And they’re still touting the fact that pretty much everyone is “contractually obligated” to “take part in these payments” ….

“Amazon… Netflix… Wal-Mart… Microsoft… Facebook… even Disney.

“You can collect ‘Internet Royalties’ thanks to ALL of them.

“Like with Google, they are all contractually obligated to take part in these payments. And if they want to stay on the Internet, they’ll continue paying for the foreseeable future.”

And apparently it’s not expensive to get your “baseline” of $2,058 in monthly payments…

“… you can begin collecting these payouts starting with less than $100….”

Obviously, there’s absolutely no chance that an investment of $100 will get you $2,000 returns every month. That’s wholly misleading, and just a wee bit of common sense would have you stopping your reading by now and saying, “phooey” to Briton Ryle’s pitch… but it wriggles its way in to those “greed receptors” in your brain and sometimes you just can’t stop daydreaming about your yacht and your Maserati (or, more prosaically, helping with your Childrens’ college education, rescuing your retirement, etc.).

So do the rest of the clues match the old “Internet Royalties” pitch from years past? Um, yep…

“So what are ‘Internet Royalties’ and how do they work?

“In September of 2010, the first ‘Internet Royalties’ were made available to the public.

“And on the very first day, investors spent a total of $270 million buying in.

“Ever since then, daily “royalty” payouts have ranged anywhere from a mere $840 to $94,350.

“That’s right… some folks have collected upwards of $90,000 in a single day.”

And we get a bit of the history of these “royalties”….

“… in five years, the payouts have skyrocketed by 223%.

“If you’d been collecting $2,000 per month in royalties five years ago, today you’d be making $6,460.

“Those who were making $10,000 are now making more than $30,000, assuming they’re still in the game.

“So if history is any indicator, if you get in today, you can look forward to payouts that will increase in price every single year from here on out.

“Thing is, you have to act fast because to make the kind of money I’ve shown you, you must get in as soon as possible. Every day that passes is another missed payout opportunity.”

So, yes, this is still a spiel about data center REITs, and the only specific hints still point to what also happens to be my favorite stock in that little sub-sector, Coresite Realty (COR)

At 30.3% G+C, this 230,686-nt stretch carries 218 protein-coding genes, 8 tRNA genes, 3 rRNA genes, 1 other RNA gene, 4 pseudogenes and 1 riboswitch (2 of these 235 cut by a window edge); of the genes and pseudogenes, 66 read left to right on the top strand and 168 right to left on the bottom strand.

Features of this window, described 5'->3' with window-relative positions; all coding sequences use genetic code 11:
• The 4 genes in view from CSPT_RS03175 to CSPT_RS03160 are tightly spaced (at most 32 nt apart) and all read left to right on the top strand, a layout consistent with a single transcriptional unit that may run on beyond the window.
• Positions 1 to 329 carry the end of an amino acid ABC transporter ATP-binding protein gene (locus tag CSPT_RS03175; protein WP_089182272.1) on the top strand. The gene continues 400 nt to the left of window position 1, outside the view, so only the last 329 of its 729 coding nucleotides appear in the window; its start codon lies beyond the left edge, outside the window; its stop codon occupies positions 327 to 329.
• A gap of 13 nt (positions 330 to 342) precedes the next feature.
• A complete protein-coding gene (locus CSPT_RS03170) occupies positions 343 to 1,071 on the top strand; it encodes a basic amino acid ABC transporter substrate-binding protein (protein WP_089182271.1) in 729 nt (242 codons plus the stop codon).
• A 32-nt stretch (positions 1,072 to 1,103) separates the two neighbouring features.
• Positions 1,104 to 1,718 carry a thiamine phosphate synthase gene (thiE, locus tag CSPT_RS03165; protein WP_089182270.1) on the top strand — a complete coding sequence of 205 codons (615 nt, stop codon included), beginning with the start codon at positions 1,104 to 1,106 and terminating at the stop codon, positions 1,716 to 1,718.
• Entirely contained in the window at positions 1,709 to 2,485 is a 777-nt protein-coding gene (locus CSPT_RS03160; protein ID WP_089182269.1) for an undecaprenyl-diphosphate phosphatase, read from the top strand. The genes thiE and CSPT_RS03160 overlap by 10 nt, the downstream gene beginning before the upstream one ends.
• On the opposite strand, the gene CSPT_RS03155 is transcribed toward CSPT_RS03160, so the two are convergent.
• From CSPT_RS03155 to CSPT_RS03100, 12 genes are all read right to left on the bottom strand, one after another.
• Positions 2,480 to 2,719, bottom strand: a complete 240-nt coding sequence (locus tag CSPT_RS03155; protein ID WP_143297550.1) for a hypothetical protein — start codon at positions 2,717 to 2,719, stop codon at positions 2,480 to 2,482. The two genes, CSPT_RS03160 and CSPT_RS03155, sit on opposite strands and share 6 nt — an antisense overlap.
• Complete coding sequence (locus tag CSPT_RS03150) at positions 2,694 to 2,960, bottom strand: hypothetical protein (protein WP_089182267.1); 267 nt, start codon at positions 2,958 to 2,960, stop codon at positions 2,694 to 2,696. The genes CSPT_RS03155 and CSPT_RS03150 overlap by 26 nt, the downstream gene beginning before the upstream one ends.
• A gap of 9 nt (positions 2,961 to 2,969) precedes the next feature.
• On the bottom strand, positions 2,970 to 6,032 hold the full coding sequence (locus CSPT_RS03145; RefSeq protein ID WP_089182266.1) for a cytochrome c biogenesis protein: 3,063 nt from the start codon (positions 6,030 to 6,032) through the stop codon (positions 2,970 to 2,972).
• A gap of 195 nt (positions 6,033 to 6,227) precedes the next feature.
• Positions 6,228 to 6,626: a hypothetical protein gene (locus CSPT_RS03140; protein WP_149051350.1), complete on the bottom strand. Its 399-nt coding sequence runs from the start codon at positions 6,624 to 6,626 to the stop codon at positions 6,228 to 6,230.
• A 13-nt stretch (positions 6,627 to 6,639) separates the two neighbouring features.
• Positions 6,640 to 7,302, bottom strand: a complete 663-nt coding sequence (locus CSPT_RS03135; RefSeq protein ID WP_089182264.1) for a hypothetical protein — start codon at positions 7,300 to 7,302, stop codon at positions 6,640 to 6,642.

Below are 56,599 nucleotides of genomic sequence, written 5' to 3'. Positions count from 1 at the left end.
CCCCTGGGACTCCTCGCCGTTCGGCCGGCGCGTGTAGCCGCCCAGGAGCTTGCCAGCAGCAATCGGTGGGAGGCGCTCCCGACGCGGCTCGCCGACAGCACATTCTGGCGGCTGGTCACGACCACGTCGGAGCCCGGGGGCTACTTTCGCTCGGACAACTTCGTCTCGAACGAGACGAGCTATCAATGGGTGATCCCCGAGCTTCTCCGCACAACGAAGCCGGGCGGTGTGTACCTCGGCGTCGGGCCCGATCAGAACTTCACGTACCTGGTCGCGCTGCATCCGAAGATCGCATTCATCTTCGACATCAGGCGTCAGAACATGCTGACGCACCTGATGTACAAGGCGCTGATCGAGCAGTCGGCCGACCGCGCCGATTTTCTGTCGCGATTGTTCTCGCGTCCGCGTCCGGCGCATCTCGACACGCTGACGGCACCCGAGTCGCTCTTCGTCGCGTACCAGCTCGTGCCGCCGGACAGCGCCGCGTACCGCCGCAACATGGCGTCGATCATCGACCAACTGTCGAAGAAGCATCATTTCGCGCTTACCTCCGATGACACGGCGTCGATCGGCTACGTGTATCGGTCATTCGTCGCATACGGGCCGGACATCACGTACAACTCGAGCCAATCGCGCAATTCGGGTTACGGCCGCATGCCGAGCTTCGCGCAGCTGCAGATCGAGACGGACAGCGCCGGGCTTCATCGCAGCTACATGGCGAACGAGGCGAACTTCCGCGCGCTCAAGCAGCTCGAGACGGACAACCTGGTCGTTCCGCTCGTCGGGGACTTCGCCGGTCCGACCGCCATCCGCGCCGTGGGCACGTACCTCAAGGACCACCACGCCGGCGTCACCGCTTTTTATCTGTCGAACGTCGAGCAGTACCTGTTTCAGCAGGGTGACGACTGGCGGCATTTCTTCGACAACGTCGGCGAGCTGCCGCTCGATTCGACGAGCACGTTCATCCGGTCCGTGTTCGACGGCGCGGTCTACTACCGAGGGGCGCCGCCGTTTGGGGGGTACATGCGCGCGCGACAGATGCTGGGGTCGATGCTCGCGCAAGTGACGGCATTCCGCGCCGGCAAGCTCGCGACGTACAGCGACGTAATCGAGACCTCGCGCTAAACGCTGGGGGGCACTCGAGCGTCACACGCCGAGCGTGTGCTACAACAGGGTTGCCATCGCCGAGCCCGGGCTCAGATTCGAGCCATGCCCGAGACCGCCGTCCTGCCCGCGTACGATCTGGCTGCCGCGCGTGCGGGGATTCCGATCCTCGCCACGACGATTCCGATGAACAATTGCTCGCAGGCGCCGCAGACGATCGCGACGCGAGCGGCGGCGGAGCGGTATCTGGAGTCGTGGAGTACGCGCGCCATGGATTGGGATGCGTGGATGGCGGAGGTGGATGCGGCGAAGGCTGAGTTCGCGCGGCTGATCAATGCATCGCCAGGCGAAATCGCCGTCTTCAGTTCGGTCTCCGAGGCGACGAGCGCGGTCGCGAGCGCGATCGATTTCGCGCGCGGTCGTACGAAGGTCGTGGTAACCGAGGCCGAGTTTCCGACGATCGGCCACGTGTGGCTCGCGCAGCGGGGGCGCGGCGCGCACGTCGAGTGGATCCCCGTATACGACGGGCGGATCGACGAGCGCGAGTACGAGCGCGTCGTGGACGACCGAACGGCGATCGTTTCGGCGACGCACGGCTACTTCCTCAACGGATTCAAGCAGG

So rub all of that money-lust out of your eyes for a moment, and let’s bring it back to earth.

Data center REITS are companies who build, own and operate data centers, which are the huge buildings that are filled with racks and racks of servers and provide power and huge connections to the internet. Each of the companies is a little different — some are more “retail”, some more “wholesale”, some have regional focus, some are international — but they all provide the same basic thing: Space for a company’s servers, lots of electric power, and a huge pipeline into the web with connections to the major telecom providers. Lots of companies also host their own servers, or even own their own data centers if they’re large enough for that to be feasible (Facebook, Google, Apple, Amazon all own data centers), but many of them also rent space in many other locations.

And because they’re REITs (that’s a Real Estate Investment Trust), they’re designed to be pass-through investments — so they have to pay out 90% of their taxable income in the form of dividends, and in return they don’t pay tax at the corporate level. That tax obligation is passed along to you, the shareholder (and REIT dividends count as regular income, they’re not “qualified” for any lower dividend tax if that’s available).

The data center REIT concept existed before Coresite, in the form of Dupont Fabros (DFT) and Digital Realty Trust (DLR), but this particular company was IPO’d by Carlyle in September of 2010, did indeed raise exactly $270 million in that IPO, and is priced at about $68 right now — it has roughly doubled since this newsletter ad first appeared 18 months ago, and just about quadrupled since I first